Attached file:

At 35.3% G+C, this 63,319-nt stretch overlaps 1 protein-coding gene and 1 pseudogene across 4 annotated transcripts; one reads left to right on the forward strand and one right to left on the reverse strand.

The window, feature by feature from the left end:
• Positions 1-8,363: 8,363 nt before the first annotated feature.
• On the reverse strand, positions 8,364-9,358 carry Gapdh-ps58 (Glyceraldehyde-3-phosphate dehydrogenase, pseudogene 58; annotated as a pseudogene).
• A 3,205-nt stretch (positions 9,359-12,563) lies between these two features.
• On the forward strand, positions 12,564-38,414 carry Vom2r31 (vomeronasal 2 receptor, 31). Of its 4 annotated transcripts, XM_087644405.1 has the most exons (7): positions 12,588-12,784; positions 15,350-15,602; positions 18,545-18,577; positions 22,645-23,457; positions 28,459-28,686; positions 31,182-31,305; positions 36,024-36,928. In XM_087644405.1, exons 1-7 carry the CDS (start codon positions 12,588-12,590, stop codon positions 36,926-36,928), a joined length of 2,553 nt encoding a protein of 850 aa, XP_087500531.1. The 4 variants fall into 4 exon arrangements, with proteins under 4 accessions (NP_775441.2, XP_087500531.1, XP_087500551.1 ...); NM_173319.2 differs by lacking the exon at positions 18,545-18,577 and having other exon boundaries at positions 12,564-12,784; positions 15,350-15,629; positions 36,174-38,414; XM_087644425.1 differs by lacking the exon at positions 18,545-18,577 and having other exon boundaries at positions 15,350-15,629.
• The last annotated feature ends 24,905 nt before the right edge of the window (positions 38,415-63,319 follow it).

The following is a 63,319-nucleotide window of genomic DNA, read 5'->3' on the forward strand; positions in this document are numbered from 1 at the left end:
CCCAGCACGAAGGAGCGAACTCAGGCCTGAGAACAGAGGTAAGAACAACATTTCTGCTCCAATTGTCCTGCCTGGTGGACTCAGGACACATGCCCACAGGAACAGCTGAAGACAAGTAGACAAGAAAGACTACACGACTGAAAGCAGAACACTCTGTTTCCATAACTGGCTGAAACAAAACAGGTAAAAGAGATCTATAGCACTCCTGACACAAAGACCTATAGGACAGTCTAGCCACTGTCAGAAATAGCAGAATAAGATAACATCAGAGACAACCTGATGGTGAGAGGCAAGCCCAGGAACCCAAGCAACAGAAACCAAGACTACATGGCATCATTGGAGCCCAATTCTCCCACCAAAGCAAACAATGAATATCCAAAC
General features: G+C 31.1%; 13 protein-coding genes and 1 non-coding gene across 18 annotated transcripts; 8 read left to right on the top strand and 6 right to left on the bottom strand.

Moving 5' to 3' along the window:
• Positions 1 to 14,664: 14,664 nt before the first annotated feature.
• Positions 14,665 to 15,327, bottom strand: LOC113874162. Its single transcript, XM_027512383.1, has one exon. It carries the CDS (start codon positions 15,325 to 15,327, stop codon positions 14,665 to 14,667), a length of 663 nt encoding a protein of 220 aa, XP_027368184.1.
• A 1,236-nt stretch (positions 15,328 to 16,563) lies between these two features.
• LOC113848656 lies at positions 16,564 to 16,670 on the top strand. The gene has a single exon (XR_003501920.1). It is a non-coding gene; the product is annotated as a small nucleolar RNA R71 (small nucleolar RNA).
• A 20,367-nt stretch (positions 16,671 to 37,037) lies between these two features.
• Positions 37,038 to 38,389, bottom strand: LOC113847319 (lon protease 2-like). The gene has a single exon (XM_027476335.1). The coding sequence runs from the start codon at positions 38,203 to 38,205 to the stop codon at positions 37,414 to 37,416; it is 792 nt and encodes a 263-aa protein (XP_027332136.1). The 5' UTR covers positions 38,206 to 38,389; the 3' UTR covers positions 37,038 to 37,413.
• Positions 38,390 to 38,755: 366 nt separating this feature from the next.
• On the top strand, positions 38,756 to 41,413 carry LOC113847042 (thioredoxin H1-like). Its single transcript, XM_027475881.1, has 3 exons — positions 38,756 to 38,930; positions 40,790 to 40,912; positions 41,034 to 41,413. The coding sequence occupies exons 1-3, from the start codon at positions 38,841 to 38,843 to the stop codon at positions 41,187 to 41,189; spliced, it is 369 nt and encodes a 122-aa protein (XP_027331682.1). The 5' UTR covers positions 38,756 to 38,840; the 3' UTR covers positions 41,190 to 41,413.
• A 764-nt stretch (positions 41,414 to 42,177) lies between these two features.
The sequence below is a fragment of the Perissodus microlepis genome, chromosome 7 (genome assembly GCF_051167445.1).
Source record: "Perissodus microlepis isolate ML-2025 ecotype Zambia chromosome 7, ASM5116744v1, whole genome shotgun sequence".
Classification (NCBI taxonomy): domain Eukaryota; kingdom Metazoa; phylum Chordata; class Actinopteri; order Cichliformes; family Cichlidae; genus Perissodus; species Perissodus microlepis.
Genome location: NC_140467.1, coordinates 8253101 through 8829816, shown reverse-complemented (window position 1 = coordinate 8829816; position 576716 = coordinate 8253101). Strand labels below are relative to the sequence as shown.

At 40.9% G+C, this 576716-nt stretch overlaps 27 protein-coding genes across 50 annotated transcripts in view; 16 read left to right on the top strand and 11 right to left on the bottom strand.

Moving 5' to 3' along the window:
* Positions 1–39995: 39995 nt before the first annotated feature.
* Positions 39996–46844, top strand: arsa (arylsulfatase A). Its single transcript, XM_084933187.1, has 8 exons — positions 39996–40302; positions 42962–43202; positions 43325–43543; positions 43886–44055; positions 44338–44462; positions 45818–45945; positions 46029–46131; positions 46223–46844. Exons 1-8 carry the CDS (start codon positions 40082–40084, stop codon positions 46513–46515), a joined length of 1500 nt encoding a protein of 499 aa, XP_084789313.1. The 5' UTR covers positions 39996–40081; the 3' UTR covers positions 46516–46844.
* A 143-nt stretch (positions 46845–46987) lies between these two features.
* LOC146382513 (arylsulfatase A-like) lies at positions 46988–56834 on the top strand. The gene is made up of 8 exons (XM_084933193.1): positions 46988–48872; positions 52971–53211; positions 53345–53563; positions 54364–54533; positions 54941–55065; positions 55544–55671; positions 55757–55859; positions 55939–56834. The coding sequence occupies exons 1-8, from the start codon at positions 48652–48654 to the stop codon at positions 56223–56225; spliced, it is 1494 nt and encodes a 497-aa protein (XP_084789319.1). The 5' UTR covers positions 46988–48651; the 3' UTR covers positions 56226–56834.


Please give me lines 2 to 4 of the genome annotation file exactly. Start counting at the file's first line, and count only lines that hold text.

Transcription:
The window, feature by feature from the left end:
• Positions 1-8,363: 8,363 nt before the first annotated feature.
• On the reverse strand, positions 8,364-9,358 carry Gapdh-ps58 (Glyceraldehyde-3-phosphate dehydrogenase, pseudogene 58; annotated as a pseudogene).